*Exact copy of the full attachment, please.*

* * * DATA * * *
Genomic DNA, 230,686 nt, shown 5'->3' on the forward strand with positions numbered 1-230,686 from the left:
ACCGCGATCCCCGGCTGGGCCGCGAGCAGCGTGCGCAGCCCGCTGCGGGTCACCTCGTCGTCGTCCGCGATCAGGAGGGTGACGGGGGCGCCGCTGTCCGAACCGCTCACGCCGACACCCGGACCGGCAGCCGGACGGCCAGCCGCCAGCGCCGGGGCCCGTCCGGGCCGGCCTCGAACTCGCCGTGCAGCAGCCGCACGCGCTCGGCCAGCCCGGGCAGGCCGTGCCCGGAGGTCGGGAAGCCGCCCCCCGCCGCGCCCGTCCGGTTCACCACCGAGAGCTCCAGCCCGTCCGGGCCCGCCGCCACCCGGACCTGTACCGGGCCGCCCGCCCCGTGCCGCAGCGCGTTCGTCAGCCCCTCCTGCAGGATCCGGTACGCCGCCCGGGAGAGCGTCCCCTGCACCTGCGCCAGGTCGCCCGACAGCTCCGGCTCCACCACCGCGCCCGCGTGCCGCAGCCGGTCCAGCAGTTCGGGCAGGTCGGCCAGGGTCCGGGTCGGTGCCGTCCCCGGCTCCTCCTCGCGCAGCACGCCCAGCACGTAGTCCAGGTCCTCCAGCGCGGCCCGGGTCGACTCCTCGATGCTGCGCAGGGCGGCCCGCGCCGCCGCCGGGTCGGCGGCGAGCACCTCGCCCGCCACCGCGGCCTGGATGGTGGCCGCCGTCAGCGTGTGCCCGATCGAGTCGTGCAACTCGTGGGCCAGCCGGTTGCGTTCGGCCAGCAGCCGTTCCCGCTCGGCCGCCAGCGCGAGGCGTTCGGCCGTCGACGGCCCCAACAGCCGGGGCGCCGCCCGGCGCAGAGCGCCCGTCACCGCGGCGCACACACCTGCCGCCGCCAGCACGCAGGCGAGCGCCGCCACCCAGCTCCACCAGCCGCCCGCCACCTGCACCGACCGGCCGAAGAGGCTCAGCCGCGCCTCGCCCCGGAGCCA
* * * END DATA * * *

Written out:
Genomic DNA, 230,686 nt, shown 5'->3' on the forward strand with positions numbered 1-230,686 from the left:
ACCGCGATCCCCGGCTGGGCCGCGAGCAGCGTGCGCAGCCCGCTGCGGGTCACCTCGTCGTCGTCCGCGATCAGGAGGGTGACGGGGGCGCCGCTGTCCGAACCGCTCACGCCGACACCCGGACCGGCAGCCGGACGGCCAGCCGCCAGCGCCGGGGCCCGTCCGGGCCGGCCTCGAACTCGCCGTGCAGCAGCCGCACGCGCTCGGCCAGCCCGGGCAGGCCGTGCCCGGAGGTCGGGAAGCCGCCCCCCGCCGCGCCCGTCCGGTTCACCACCGAGAGCTCCAGCCCGTCCGGGCCCGCCGCCACCCGGACCTGTACCGGGCCGCCCGCCCCGTGCCGCAGCGCGTTCGTCAGCCCCTCCTGCAGGATCCGGTACGCCGCCCGGGAGAGCGTCCCCTGCACCTGCGCCAGGTCGCCCGACAGCTCCGGCTCCACCACCGCGCCCGCGTGCCGCAGCCGGTCCAGCAGTTCGGGCAGGTCGGCCAGGGTCCGGGTCGGTGCCGTCCCCGGCTCCTCCTCGCGCAGCACGCCCAGCACGTAGTCCAGGTCCTCCAGCGCGGCCCGGGTCGACTCCTCGATGCTGCGCAGGGCGGCCCGCGCCGCCGCCGGGTCGGCGGCGAGCACCTCGCCCGCCACCGCGGCCTGGATGGTGGCCGCCGTCAGCGTGTGCCCGATCGAGTCGTGCAACTCGTGGGCCAGCCGGTTGCGTTCGGCCAGCAGCCGTTCCCGCTCGGCCGCCAGCGCGAGGCGTTCGGCCGTCGACGGCCCCAACAGCCGGGGCGCCGCCCGGCGCAGAGCGCCCGTCACCGCGGCGCACACACCTGCCGCCGCCAGCACGCAGGCGAGCGCCGCCACCCAGCTCCACCAGCCGCCCGCCACCTGCACCGACCGGCCGAAGAGGCTCAGCCGCGCCTCGCCCCGGAGCCA